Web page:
What is a Vegetarian Diet?

Eating a vegetarian diet has become more popular over recent years with up to 18% of the world’s population choosing to stick to vegetarian food. People choose a vegetarian diet for religious, ethical or health reasons. There are some people who have chosen to become vegetarian as it is seen as more environmentally friendly.


A standard vegetarian diet is a diet that contains no fish or meat products. It consists of plant-based products along with dairy products and eggs. Some vegetarians also exclude either dairy or eggs. Some vegetarian diets are completely vegan where no animal products are consumed and the diet is purely plant-based. Pescatarians will also eat fish.


Some people will indulge occasionally in meat or fish but like to stick mainly to a vegetarian diet for health reasons. As with all healthy diets, it is important to include lots of fresh vegetables and fruits and avoid over-processed food in your healthy meal plan.


Benefits of a Vegetarian Diet

  • Good for your heart. Vegetarians may be up to a third less likely to develop heart disease.
  • Reduces the risk of cancer.
  • Reduces the risk of developing type 2 diabetes.
  • Can lower blood pressure.

It is always important to vary the food that you eat in order to ensure that you get all the nutrients that you need. Some nutrients are found less in vegetarian food sources and can even be less easily absorbed by the body than nutrients gained from eating meat and fish. This means that you need careful meal planning with vegetarian food to ensure that you have a healthy vegetarian meal plan that delivers all of the nutrients your body requires.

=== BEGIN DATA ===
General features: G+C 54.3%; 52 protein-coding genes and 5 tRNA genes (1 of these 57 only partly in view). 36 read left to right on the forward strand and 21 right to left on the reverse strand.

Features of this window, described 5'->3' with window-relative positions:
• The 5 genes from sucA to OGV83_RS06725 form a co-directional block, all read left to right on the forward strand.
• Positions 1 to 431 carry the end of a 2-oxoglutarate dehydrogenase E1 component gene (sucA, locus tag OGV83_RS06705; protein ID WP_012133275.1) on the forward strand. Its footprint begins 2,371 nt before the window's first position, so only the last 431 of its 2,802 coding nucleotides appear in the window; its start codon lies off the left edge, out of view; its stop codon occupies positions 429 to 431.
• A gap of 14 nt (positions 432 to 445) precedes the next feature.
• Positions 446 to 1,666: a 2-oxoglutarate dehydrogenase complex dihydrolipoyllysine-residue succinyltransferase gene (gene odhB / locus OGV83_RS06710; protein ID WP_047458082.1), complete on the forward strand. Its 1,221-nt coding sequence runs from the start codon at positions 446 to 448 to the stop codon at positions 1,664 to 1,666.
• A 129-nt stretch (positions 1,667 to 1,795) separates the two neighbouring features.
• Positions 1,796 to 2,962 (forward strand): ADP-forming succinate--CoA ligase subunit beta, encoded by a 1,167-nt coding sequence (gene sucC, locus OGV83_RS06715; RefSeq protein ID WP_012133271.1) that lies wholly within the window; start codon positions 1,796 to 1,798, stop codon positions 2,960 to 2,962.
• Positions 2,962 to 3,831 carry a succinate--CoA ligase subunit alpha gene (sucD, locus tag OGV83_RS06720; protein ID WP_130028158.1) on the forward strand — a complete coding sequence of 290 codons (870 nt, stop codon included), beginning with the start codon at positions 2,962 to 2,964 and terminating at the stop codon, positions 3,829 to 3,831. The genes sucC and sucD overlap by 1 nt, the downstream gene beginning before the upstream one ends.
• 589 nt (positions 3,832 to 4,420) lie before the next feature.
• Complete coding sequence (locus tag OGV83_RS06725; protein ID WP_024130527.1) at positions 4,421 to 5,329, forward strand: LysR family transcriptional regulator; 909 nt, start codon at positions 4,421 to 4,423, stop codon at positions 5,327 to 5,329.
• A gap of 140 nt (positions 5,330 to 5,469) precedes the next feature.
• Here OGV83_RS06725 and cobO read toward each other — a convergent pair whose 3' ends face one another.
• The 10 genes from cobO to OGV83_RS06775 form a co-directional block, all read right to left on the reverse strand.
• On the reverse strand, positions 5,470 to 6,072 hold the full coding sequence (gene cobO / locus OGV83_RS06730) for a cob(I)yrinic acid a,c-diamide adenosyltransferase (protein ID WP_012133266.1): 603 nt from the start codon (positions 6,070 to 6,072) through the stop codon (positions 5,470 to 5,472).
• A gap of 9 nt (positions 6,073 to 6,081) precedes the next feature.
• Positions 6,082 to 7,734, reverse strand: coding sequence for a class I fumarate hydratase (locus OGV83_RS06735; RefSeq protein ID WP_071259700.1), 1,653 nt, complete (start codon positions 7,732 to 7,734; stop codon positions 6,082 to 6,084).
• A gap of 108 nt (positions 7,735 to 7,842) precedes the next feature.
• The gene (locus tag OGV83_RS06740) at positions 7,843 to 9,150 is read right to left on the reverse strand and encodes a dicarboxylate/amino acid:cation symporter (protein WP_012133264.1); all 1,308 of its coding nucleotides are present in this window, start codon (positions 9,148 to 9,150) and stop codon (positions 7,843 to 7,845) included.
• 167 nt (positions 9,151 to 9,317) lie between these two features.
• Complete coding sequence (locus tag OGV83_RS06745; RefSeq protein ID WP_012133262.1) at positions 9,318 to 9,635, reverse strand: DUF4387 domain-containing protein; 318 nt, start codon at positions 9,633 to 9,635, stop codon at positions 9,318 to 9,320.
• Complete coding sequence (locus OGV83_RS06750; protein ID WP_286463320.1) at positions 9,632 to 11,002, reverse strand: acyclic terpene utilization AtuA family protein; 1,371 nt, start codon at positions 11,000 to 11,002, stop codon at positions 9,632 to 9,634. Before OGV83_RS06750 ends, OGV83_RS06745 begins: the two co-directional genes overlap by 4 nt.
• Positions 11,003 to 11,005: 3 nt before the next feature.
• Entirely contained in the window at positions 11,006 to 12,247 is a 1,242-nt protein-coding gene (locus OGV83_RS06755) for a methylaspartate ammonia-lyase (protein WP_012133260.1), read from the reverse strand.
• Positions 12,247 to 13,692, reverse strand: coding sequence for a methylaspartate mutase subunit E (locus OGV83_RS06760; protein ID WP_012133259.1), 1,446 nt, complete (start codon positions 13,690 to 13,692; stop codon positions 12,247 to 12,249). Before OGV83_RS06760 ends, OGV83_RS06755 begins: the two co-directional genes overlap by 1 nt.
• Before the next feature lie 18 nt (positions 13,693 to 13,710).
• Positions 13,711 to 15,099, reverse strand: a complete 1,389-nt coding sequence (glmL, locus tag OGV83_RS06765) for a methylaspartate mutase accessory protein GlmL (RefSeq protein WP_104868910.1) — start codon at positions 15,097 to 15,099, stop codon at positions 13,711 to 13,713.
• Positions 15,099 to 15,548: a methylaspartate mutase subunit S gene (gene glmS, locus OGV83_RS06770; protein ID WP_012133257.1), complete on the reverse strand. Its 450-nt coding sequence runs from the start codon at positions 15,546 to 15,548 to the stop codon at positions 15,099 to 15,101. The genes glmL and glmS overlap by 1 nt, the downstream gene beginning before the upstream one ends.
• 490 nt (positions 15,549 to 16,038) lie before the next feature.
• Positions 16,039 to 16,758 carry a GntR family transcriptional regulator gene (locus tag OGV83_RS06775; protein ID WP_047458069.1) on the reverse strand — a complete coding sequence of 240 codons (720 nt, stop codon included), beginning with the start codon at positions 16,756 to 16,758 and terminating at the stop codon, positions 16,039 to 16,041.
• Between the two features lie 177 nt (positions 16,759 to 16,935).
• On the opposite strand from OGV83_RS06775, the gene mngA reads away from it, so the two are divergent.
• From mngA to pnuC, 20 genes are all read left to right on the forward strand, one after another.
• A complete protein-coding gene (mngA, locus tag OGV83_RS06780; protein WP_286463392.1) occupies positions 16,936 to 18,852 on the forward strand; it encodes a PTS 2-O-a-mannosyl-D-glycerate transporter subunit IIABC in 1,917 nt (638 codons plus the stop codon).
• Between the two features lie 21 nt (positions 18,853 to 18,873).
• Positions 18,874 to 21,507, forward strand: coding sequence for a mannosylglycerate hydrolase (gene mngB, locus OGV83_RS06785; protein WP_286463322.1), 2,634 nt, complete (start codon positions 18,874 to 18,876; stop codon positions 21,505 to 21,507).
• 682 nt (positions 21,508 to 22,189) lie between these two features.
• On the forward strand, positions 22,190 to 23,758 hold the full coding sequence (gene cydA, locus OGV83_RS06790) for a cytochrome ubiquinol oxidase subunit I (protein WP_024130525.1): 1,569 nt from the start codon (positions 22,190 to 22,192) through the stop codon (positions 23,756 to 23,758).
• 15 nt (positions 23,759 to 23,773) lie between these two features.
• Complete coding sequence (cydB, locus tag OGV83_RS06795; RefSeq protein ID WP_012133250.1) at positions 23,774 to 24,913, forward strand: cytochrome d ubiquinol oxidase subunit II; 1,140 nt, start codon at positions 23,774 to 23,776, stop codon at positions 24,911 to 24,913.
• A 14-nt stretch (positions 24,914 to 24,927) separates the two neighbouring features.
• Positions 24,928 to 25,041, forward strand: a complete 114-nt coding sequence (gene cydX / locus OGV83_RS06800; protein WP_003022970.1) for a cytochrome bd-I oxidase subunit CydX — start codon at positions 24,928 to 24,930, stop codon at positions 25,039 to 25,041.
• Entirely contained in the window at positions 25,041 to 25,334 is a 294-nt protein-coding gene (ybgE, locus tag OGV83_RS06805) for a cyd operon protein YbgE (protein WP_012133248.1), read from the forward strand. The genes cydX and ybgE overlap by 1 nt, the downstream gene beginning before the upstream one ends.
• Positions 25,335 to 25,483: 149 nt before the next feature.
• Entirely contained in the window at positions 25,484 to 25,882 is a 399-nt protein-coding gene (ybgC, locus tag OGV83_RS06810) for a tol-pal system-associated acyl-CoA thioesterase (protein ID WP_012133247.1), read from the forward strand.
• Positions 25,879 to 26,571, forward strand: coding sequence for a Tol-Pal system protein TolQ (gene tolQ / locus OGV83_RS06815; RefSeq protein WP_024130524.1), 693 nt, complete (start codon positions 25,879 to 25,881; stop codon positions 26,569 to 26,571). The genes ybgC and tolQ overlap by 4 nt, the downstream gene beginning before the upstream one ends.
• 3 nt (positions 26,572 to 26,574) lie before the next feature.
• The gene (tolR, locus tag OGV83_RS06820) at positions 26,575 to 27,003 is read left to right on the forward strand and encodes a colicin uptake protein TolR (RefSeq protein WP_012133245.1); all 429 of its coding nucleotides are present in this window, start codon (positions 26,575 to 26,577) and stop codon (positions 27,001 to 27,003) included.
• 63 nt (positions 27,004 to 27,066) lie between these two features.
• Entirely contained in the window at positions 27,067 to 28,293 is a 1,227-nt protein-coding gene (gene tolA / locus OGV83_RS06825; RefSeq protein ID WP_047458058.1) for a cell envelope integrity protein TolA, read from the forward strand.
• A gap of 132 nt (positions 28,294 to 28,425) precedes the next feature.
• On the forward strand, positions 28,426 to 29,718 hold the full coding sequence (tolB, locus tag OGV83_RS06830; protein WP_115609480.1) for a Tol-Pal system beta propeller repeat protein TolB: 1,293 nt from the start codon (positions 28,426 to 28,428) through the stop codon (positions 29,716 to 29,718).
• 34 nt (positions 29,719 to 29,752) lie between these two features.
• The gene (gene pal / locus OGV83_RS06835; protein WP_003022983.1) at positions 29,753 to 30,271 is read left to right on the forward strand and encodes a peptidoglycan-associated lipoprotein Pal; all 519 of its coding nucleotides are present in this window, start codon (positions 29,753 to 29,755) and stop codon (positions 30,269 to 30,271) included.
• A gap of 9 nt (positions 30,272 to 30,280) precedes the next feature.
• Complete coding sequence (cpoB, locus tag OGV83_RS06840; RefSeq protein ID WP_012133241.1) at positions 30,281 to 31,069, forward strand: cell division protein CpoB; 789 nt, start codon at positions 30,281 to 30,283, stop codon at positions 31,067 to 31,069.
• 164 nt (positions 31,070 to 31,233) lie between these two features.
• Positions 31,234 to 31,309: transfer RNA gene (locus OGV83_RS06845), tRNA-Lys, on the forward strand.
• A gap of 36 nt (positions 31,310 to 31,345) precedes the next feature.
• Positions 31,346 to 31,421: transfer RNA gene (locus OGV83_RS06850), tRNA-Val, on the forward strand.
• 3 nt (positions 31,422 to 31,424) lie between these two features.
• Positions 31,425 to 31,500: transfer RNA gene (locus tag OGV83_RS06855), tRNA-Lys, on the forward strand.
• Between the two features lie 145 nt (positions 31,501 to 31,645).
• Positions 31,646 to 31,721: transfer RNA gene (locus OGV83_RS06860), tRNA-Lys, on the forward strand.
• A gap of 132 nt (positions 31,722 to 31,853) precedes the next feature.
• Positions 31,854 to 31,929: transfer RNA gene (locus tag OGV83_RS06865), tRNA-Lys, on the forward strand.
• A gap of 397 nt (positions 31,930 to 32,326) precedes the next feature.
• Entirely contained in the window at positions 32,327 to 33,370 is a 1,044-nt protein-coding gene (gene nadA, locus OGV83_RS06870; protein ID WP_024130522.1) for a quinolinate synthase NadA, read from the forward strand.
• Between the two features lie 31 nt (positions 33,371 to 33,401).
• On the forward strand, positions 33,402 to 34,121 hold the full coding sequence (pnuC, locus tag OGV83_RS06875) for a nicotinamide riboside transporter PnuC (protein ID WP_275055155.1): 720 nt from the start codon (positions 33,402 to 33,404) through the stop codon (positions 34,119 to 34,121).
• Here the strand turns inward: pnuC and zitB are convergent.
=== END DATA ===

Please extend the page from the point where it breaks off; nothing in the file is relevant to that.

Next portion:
Vegetarian meal prep is very important to ensure that you include all the foods that your body requires to maintain optimum health and fitness. Whether you go for a healthy meal plan or home food delivery you will need to consider what nutrients might be harder to include in a vegetarian diet.



Protein is made up of amino acids and is essential for building and repairing the tissues, muscles and bones in your body. Healthy diets often favour lean protein over carbohydrates as a way of improving weight loss and maintaining good health. Vegetarians who eat dairy will find plenty of protein from their diet. Good sources will be eggs, milk, yoghurt and cheese. There are also soya alternatives to dairy that provide protein and calcium in a vegetarian diet.


Pulses are another great source of protein. Just 100g of lentils will provide 9g of protein and this healthy vegetarian staple will fill you up in hearty stews, casseroles and curries. Quinoa (pronounced keen-wah) is a pure protein that has lots of health benefits, providing all 9 amino acids. Its high fibre content and lack of gluten make it a great alternative to other grains as part of a weight-loss diet.



Calcium helps your body to build strong bones and teeth. This is not a nutrient that is often lacking in a vegetarian diet although vegans who do not eat dairy will have to plan more carefully. It is found easily in all dairy products such as milk, cheese and yoghurts.


An alternative to dairy would be soy products as soybeans are rich in calcium. Other vegetarian sources of calcium are beans, peas and lentils which are also rich in protein and fibre. Nuts, seeds and grains are another good source of calcium.



Iron is an important part of a healthy diet. It helps the body to produce red blood cells and an iron deficiency can lead to anaemia where you can be tired and breathless. The good news is that although red meat is a great source of iron, there are vegetarian alternatives. The best sources for iron in vegetarian food are eggs, dried fruit, pulses such as lentils and chickpeas and dark green vegetables such as watercress, spinach, kale and cabbage.


Vitamin B12

Vitamin B12 helps to keep your body’s nerve and blood cells healthy. A deficiency can lead to a type of anaemia that leaves you tired, listless, weak and even depressed.

Fortunately, you can find Vitamin B12 in lots of vegetarian foods. Some of the best sources are dairy food, eggs, nutritional yeast and shiitake mushrooms.